4210 NGK B5HS $3 = Champion L90C = Bosch W8AC = ND W16FS
7534 NGK B6HS $3 = Champion L86C = Bosch W7AC = ND W20FS
5110 NGK B7HS $3 = Champion L82C = Bosch W5AC = ND W22FS
5510 NGK B8HS $3 = Champion L87 = Bosch W3AC = Bosch W240T1 $2
This size is mostly on small air-cooled 2-stroke motorcycle engines 50-150cc per cylinder. B4H is on 20mph 1.0hp Puch mopeds, and Angel, Speed Bird. B5HS is on mopeds with Laura M48 and M56 engines (20 and 25mph), Batavus, Trac mopeds with Minarelli V1 engines, including AMF 140, Baretta, Bianchi, Carabela, Cimatti, Concord (Fantic), Cosmo (some), Gadabout, General, Gitane, Motomarina, Maico, Motron, Safari, Testi, and mopeds with Puch engines (all 1.5 hp and some 2.0 hp), Puch, Sears Free Spirit, JC Penney, Murray, and mopeds with Sachs 504/1 and 505/1 engines, Columbia, General (and aliases), Hercules (Sachs), KTM Foxi, Kynast (Flying Dutchman), Lazer, Sparta, and mopeds with Solo engines, Columbia, Odyssey, and on many other mopeds Benelli, Bermuda (Flandria), Garelli (most), Jawa 207, Motobecane, Moto Guzzi, Tomos (A3 and A35 engine). B6HS is on Benelli, Bermuda (Flandria), Kreidler Flory, Motobecane (30mph 2hp), Peugeot 102 U3, 103 U3 (30mph 2hp), Puch 30mph 2.0 hp models Cobra, Magnum, Maxi, Sport MkII, Rizzato Califfo, on mopeds with Sachs 504/1 and 505/1 engines (30mph 2hp), Columbia, General (and aliases), KTM Foxi, Kynast, Lazer, Sparta, on mopeds with Solo engines (30mph 2hp) Columbia, Odyssey, and on mopeds with Laura engines (30mph 2hp), Batavus, Trac. B7HS is on 1988-92 Yamaha YSR50, and many other small vintage Yamaha’s.
You can see the progression here: 20mph bikes use heat range “4”, 25mph use “5”, 30mph use “6”, 45mph use “7”. This obeys the “spark plug heat range rule of thumb”. More restricted, less powerful engines need hotter spark plugs. Less restricted, more powerful engines need colder spark plugs.
3511 NGK BP4HA
3611 NGK BP4HS $3 = Champion L95Y = ND W14FP-U $2
4111 NGK BP5HS $3 = Champion L95YC = Bosch W8BC
7331 NGK BP6HS $3 = Champion L92YC = Bosch W7BC or W6BC
7022 NGK BPR6HS $3 = Champion L92YC = Bosch WR7BP
BP4HA is on 1981-84 and 1987-91 Suzuki FA50 Shuttle. BP4HS is on 1979-88 Yamaha QT50 Yamahopper, 1981-00 Yamaha PW50, 1970-71 Suzuki F50 Cutlass, BP5HS is on 1977-83 Honda NC50 Express, 1978-83 Honda PA50 Hobbit
3419 NGK BR6HIX $13
7067 NGK BR7HIX $13
These super-plugs have a ultra-fine wire center electrode which lowers the voltage required. This makes a stronger spark at very low rpms, for easier starting. They also increase horsepower, typically ½ to 1 mph speed increase on a 30-40mph bike. The fine wire has a cap of precious metal, iridium, that resists erosion and allows the thin wire electrode to last thousands of miles. The down side is iridium costs more than platinum or gold, so the spark plug price is four times as much as a regular NGK spark plug. BR6HIX replaces BR6HS, BP6HS and B6HS. BR7HIX replaces BR7HS, BP7HS, and B7HS.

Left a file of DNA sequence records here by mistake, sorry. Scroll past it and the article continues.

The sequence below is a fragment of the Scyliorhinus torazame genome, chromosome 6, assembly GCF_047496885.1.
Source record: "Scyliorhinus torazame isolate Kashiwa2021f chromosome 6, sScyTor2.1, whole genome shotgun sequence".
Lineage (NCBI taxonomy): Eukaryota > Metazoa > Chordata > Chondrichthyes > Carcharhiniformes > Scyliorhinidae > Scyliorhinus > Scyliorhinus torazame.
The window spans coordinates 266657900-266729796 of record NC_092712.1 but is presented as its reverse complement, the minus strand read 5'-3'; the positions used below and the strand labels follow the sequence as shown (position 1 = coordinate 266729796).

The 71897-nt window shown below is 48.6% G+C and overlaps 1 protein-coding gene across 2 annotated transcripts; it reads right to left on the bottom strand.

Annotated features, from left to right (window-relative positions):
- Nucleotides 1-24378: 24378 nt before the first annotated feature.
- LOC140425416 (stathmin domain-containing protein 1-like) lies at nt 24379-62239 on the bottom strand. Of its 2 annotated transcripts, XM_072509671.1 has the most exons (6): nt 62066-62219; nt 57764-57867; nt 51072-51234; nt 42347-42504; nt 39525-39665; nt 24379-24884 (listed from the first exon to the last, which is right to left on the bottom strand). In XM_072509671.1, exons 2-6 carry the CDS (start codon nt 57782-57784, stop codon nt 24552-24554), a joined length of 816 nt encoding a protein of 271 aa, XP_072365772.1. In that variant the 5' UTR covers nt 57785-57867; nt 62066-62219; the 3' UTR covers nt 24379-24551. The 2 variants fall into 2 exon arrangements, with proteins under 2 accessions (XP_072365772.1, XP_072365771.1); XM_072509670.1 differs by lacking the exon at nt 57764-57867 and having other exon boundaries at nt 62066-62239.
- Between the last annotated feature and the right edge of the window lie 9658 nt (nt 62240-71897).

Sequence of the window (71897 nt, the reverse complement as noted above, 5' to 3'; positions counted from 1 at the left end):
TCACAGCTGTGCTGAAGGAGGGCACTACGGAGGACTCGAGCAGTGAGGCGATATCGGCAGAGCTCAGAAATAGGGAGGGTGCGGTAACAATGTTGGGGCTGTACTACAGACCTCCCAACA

6410 NGK B5ES $3 = ND W16ES-U $2 = Bosch W8CC
7432 NGK B6ES $3 = Champion N5C = Bosch W7C $2
1111 NGK B7ES $3 = Champion N4C = Bosch W5CC
2411 NGK B8ES $3 = Champion N3C = Bosch W4CC or W240T2 $2
2611 NGK B9ES $3 = Champion N2C = Bosch W3CC
4922 NGK BR6ES
0000 NGK BR7ET $3 this obsolete plug has three outer electrodes, not just one!
5422 NGK BR8ES $3
This size is on many motorcycle engines, 4-stroke with over-125cc per cylinder, many 2-stroke air-cooled, and all 2-stroke liquid-cooled. B5ES is on Puch Dart and Maxi Plus (Austro Daimler). B6ES is on Garelli Monza GT.
7832 NGK BP5ES $3 = Champion N11YC =Bosch W8DC or W8D $1
7333 NGK BP6ES $3 = Champion N9YC = Bosch W6DC or W7D $2
1034 NGK BP7ES $3 = Champion N7YC = Bosch W5DC
2912 NGK BP8ES $3 = Champion N6YC = Bosch
7131 NGK BPR6ES = Champion RN9YC = Bosch WR6DC
2023 NGK BPR7ES = Champion RN7YC = Bosch WR5DC
This size is on many motorcycle engines, 4-stroke with over-125cc per cylinder, many 2-stroke air-cooled, and all 2-stroke liquid-cooled. BP5ES and B5ES are on mopeds with Morini MO1, MO2, M1 engines, including Bianchi, Colt, Cosmo, F. Morini, Italvelo, Intramotor, Italjet, Lem, Malaguti, Motobecane Sebring, Motomarina Sebring, Negrini, NVT, Pacer (Italtelai), Scorpion, and on Beta, and others.